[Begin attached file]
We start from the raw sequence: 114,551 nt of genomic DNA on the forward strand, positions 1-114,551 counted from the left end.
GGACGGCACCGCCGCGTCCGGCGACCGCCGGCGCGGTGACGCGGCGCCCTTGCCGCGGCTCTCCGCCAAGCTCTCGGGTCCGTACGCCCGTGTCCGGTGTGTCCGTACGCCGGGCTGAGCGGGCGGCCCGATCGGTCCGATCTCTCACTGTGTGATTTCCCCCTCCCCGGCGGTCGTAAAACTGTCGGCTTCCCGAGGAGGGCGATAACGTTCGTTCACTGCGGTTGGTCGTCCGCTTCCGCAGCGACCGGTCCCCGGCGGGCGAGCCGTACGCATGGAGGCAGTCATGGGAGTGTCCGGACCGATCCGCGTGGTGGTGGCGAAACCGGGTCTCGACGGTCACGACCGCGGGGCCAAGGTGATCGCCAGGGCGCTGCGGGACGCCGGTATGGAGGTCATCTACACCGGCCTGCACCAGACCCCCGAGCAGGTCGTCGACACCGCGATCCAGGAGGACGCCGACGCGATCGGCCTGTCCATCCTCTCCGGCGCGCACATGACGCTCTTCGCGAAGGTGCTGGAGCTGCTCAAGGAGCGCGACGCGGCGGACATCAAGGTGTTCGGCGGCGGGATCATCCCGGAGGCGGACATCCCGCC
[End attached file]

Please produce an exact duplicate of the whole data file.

We start from the raw sequence: 114,551 nt of genomic DNA on the forward strand, positions 1-114,551 counted from the left end.
GGACGGCACCGCCGCGTCCGGCGACCGCCGGCGCGGTGACGCGGCGCCCTTGCCGCGGCTCTCCGCCAAGCTCTCGGGTCCGTACGCCCGTGTCCGGTGTGTCCGTACGCCGGGCTGAGCGGGCGGCCCGATCGGTCCGATCTCTCACTGTGTGATTTCCCCCTCCCCGGCGGTCGTAAAACTGTCGGCTTCCCGAGGAGGGCGATAACGTTCGTTCACTGCGGTTGGTCGTCCGCTTCCGCAGCGACCGGTCCCCGGCGGGCGAGCCGTACGCATGGAGGCAGTCATGGGAGTGTCCGGACCGATCCGCGTGGTGGTGGCGAAACCGGGTCTCGACGGTCACGACCGCGGGGCCAAGGTGATCGCCAGGGCGCTGCGGGACGCCGGTATGGAGGTCATCTACACCGGCCTGCACCAGACCCCCGAGCAGGTCGTCGACACCGCGATCCAGGAGGACGCCGACGCGATCGGCCTGTCCATCCTCTCCGGCGCGCACATGACGCTCTTCGCGAAGGTGCTGGAGCTGCTCAAGGAGCGCGACGCGGCGGACATCAAGGTGTTCGGCGGCGGGATCATCCCGGAGGCGGACATCCCGCC